There are several proofs of Sylow's three theorems. Historically, Cauchy first proved that

if the order of a symmetric group $S_n$ is $p^aq$ ($p$ is prime, and $q$ is relatively prime to $p$), then $S_n$ has a subgroup of order $p^a$.

Using this theorem, it can be shown every finite group possesses a Sylow-$p$ subgroup (see this).

This shows that Sylow's first theorem for arbitrary finite group can be deduced from Sylow's first theorem for Symmetric group.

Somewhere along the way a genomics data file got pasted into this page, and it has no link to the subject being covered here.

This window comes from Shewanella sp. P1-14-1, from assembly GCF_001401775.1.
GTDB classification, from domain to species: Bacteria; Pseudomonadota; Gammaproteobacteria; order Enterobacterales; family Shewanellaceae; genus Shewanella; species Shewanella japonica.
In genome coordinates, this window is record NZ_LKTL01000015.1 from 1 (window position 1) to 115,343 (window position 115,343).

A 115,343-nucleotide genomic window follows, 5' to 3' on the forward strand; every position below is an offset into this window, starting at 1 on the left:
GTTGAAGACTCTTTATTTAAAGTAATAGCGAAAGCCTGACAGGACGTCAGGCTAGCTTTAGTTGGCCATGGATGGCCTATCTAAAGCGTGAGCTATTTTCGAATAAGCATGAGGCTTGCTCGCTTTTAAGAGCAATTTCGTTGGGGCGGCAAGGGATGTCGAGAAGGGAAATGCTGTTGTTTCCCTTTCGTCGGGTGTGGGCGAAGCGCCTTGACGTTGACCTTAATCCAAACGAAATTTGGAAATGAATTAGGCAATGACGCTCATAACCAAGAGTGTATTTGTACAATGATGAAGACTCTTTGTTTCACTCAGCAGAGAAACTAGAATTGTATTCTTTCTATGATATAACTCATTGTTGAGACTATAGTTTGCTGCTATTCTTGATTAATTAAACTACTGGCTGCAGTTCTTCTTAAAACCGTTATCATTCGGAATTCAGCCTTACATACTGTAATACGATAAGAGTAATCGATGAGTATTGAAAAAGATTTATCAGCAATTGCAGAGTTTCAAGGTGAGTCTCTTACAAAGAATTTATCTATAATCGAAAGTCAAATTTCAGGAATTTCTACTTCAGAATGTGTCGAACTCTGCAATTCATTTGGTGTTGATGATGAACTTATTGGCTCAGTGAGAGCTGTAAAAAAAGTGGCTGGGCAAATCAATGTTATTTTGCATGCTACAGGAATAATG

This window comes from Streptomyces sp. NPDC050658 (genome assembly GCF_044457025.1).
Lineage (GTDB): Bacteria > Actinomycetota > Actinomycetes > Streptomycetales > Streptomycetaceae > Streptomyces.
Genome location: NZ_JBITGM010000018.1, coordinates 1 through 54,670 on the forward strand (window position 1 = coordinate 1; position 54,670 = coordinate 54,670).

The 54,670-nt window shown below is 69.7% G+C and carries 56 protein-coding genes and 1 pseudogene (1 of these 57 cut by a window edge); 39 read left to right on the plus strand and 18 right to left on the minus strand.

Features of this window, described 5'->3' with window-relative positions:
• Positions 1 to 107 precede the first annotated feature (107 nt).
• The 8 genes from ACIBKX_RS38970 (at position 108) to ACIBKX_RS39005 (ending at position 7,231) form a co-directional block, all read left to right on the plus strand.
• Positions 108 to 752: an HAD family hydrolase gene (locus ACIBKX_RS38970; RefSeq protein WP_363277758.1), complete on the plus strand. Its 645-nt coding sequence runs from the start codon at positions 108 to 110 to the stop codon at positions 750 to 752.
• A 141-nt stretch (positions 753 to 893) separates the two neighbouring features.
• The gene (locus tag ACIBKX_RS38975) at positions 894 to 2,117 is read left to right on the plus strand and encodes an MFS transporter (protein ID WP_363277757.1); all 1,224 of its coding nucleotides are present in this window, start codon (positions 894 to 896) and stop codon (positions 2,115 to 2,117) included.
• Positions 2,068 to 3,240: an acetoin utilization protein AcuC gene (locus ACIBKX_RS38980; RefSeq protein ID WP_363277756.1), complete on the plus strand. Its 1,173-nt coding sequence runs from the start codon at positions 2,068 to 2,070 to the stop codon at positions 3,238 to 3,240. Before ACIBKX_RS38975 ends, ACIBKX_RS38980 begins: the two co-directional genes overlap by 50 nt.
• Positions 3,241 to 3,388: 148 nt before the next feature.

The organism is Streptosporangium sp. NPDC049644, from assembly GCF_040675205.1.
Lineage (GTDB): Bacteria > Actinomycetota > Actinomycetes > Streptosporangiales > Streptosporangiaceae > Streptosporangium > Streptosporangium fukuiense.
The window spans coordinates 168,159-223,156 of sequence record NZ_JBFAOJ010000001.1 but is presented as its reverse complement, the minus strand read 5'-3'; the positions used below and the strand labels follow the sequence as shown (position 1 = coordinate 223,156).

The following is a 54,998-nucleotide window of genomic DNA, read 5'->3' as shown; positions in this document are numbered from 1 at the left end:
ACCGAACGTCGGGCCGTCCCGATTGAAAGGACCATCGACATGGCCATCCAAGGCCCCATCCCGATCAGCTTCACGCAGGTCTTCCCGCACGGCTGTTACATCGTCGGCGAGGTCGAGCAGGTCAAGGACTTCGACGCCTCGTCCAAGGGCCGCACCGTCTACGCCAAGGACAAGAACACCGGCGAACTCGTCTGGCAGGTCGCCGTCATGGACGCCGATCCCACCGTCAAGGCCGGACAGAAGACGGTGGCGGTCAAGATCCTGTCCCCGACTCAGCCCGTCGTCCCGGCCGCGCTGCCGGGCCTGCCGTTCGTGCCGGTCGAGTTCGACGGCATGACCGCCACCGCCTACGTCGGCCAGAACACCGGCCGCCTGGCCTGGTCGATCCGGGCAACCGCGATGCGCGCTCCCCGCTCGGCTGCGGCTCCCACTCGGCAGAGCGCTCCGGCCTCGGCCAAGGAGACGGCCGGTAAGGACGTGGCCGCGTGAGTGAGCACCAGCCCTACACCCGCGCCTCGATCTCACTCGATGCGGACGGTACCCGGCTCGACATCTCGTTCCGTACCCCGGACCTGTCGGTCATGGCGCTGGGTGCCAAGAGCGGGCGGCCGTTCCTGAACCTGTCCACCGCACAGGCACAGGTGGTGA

Question 1. Are there independent proofs of Sylow's second and third theorems for Symmetric groups, which do not use arguments for general finite group?

Question 2. Can we prove Sylow's second and third theorem for arbitrary group with the information that they are being proved for symmetric groups.

  • $\begingroup$ Maybe with linear algebra $\endgroup$ – Maman Nov 1 '15 at 11:06

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